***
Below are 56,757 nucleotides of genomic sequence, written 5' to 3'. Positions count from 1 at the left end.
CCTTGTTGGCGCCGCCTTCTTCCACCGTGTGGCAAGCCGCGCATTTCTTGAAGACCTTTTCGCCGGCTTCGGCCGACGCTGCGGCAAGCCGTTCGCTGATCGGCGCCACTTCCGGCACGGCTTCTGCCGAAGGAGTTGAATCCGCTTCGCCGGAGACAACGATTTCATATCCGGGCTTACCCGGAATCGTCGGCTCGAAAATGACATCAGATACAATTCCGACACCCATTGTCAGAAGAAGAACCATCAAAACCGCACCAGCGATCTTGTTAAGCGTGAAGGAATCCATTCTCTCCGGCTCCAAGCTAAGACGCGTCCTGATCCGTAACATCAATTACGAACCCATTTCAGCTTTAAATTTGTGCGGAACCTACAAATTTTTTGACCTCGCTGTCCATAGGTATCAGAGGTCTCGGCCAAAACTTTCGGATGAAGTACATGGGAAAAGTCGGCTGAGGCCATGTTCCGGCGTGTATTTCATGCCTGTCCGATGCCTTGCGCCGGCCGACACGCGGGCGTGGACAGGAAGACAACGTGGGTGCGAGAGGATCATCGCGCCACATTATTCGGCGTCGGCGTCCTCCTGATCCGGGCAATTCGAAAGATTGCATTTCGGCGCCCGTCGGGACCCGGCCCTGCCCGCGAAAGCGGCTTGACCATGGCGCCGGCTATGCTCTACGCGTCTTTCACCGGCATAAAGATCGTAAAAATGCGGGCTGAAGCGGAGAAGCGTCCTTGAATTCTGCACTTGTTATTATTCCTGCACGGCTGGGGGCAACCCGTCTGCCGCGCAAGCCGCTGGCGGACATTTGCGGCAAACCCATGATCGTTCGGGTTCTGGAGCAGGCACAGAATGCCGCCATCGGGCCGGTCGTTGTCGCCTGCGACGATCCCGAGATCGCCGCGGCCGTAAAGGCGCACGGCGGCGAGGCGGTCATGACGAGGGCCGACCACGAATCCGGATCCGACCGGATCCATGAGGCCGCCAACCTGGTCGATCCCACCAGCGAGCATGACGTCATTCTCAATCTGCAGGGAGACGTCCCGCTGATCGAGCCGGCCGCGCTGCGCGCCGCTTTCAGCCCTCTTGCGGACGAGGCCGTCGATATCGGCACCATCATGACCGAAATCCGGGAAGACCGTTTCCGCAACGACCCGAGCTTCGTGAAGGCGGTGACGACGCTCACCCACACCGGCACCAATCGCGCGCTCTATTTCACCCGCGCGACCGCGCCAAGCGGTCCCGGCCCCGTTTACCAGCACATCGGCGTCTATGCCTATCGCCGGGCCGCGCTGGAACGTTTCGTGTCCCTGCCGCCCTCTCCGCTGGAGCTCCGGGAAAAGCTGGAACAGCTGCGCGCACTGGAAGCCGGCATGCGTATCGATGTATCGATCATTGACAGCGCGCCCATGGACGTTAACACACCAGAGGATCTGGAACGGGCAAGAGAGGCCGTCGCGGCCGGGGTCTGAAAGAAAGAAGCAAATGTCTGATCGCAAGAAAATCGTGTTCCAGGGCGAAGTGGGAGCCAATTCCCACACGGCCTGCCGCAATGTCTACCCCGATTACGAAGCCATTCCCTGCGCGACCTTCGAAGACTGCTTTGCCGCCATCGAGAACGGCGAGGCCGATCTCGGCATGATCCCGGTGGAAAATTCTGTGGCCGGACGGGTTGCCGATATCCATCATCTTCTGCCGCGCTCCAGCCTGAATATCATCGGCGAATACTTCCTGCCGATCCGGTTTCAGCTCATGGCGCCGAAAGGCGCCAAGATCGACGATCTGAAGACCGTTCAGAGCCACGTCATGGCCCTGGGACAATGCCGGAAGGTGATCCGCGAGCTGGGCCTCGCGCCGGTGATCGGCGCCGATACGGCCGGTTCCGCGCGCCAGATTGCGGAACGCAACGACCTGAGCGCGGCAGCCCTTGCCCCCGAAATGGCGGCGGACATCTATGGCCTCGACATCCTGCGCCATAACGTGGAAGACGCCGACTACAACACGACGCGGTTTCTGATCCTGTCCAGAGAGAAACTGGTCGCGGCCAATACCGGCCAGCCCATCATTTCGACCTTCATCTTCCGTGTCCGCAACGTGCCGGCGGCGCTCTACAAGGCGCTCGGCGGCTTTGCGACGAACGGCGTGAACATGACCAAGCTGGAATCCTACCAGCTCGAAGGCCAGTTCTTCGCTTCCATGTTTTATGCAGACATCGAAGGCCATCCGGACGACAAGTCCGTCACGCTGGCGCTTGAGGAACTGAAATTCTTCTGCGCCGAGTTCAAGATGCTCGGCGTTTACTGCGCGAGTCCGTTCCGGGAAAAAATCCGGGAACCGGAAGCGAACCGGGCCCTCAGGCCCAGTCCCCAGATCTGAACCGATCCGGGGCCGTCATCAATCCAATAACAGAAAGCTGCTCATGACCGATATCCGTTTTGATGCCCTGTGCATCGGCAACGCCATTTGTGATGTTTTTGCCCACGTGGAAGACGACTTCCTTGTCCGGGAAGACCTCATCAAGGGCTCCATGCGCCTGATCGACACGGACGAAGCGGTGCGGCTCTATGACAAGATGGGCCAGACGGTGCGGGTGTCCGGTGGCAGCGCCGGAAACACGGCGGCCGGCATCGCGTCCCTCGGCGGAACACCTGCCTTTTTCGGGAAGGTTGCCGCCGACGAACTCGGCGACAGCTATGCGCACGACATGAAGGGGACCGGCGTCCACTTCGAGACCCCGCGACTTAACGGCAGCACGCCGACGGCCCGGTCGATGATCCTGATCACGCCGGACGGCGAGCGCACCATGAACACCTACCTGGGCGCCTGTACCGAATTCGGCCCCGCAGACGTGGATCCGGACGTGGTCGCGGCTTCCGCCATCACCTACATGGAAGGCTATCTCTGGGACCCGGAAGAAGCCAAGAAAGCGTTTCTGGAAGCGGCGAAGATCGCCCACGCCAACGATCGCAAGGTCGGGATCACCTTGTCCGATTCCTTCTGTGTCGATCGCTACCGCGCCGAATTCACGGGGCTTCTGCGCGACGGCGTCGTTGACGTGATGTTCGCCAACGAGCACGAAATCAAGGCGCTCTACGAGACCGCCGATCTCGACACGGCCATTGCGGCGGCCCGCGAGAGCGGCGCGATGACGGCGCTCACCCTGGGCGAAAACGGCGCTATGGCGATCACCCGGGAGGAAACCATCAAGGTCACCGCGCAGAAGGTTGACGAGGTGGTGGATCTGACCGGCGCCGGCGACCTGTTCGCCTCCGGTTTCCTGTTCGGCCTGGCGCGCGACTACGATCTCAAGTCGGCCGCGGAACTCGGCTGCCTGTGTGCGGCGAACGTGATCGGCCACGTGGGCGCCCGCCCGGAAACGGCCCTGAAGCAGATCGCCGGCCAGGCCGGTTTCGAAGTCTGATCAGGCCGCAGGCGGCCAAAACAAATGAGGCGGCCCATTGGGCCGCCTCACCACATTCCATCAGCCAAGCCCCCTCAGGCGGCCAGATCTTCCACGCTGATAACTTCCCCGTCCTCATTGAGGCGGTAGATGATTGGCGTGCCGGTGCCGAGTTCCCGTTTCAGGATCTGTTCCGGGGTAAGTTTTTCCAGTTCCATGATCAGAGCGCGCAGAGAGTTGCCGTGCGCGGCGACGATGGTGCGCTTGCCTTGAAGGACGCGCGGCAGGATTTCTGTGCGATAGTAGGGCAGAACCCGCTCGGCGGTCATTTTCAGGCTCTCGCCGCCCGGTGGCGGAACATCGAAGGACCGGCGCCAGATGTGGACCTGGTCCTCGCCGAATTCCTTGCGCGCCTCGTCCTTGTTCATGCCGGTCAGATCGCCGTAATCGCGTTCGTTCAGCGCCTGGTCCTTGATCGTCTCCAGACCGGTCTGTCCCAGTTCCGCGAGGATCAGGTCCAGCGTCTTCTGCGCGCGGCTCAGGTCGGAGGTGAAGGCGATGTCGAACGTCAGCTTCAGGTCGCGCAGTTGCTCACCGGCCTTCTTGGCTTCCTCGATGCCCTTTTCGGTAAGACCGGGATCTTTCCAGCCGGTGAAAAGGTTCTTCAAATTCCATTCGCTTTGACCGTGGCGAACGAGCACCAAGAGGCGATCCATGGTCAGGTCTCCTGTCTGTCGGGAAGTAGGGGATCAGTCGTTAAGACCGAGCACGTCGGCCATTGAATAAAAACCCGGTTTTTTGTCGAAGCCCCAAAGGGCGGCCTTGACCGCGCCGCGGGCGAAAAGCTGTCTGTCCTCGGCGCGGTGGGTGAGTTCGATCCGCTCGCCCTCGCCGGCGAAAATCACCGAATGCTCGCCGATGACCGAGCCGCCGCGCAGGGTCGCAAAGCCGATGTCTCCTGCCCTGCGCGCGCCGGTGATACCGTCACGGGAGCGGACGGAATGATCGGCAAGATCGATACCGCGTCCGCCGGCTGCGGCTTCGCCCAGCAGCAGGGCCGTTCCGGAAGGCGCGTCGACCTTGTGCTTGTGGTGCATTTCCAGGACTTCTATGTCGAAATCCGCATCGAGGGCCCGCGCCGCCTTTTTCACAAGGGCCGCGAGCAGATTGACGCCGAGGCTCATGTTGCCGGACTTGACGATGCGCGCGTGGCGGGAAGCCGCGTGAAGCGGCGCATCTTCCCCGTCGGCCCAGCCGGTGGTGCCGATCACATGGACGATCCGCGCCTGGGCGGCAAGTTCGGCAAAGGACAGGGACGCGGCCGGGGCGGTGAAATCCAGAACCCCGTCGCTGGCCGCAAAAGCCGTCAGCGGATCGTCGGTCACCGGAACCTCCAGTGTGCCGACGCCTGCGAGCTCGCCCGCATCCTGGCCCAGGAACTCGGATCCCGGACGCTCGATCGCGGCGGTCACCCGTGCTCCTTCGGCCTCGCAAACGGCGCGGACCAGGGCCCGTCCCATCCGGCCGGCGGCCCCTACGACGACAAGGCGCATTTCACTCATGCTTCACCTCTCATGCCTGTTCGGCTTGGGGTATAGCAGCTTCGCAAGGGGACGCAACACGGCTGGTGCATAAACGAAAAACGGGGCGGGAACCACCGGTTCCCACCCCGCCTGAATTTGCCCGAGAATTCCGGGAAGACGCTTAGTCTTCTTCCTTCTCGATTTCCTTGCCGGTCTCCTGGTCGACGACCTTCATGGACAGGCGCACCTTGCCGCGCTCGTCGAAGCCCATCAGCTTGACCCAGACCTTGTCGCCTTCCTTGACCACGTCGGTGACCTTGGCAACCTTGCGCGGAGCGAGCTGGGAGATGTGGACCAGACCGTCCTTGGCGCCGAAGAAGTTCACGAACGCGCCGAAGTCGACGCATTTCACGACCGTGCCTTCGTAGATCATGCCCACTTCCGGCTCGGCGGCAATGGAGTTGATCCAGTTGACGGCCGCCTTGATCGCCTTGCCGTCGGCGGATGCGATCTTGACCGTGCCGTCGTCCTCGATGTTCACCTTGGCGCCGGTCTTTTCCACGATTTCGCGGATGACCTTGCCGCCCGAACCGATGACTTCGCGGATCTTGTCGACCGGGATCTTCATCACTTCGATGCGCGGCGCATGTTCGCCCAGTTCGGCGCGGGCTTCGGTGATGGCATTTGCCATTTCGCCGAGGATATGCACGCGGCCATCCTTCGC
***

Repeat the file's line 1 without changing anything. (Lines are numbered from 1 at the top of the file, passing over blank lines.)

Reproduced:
Below are 56,757 nucleotides of genomic sequence, written 5' to 3'. Positions count from 1 at the left end.